When a professor asks what is the central image of a poem, what am I looking for?Discuss in specific detail the symbolic significance and function of the central image in one of the poems OR...
When a professor asks what is the central image of a poem, what am I looking for?
Discuss in specific detail the symbolic significance and function of the central image in one of the poems OR compare how the central image functions in each of the poems to shape the poem's structure and meaning.
Your professor is referring to the main image which is to be found in most poems. You can find discussions of many poems with central images in eNotes. For example, in Robert Frost's heavily discussed "The Road Not Taken," the central image is a place where two roads diverge in the woods. In Shakespeare's heavily discussed Sonnet #55, the central image is a cemetery full of tombstones and monuments. In Edgar Allan Poe's heavily eNoted poem "The Raven" the central image is that of a raven sitting on top of a bust of the goddess Pallas Athene. In John Keats's heavily eNoted "Ode to a Skylark" the central image is a skylark singing in some bushes.
It is pretty easy to find the central image and then to see why and how the poet is using it. In Wordsworth's famous poem "The Daffodills" the central image is a field full of golden daffodills. In Keats's "On First Looking into Chapman's Homer" the central image is a book containing a translation of Homer. In Robert Frost's "Stopping by Woods on a Snowy Evening" the central image is a stand of trees being covered with snow. In Robert Browning's famous "My Last Duchess," also heavily covered in eNotes, the central image is a portrait of a beautiful young woman. Hart Crane wrote a famous poem about the Brooklyn Bridge. Guess what the central image was.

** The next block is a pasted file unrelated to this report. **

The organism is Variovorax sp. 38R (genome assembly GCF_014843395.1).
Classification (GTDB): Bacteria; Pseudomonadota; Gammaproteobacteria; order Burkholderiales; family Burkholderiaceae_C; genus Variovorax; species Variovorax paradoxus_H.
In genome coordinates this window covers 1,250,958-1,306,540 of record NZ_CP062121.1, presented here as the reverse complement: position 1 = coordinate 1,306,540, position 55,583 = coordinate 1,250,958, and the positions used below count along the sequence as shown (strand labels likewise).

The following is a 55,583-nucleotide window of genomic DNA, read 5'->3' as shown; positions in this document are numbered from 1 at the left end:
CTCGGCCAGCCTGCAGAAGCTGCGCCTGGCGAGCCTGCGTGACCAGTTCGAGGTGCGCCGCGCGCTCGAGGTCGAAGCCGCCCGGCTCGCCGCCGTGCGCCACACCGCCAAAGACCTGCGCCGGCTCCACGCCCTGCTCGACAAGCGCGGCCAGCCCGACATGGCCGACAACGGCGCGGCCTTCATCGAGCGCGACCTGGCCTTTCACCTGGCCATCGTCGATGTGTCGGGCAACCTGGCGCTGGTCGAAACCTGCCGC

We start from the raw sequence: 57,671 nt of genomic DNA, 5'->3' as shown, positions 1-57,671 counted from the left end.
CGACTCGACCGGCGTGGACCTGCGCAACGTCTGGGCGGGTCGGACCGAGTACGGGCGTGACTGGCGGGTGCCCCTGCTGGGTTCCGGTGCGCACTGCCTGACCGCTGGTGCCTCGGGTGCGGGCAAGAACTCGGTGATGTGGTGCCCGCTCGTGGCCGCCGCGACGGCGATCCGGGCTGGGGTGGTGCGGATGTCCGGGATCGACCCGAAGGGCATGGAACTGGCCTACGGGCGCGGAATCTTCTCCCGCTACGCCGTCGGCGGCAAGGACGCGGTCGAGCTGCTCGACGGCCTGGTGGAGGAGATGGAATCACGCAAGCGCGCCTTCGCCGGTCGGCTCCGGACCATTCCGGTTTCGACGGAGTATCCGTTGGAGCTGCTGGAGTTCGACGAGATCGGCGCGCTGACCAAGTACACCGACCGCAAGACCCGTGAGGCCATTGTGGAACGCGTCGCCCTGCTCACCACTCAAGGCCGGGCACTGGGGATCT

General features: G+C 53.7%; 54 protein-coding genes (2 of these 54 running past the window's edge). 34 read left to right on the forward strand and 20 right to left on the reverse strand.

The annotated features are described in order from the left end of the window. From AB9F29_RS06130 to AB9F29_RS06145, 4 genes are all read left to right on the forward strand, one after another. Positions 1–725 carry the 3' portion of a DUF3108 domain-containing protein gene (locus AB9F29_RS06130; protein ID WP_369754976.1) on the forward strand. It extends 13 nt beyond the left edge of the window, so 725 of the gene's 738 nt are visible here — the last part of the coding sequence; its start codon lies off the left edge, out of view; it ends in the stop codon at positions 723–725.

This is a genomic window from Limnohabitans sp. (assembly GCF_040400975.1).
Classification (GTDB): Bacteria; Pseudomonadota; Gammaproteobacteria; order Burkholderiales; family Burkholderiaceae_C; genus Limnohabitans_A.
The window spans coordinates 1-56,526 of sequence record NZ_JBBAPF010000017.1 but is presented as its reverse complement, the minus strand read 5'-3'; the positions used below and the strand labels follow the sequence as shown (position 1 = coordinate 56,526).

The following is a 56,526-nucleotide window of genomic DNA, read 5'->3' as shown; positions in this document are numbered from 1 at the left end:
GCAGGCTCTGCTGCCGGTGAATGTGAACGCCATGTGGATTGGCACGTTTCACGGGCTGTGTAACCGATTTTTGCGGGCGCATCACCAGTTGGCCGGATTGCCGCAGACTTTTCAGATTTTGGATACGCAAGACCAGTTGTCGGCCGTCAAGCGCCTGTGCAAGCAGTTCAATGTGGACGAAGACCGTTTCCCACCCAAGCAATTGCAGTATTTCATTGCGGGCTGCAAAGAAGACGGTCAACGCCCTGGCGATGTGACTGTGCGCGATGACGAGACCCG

I suggest that you read about some of these poems in eNotes and familiarize yourself with the concept of central images. From there, it should be easy to discuss why and how poets use them. The central image often serves as the inspiration for the poem itself, as with Wordsworth's "Daffodills." In other cases the central image serves as a metaphor for something the poet is experiencing or re-experiencing, as with Poe's raven.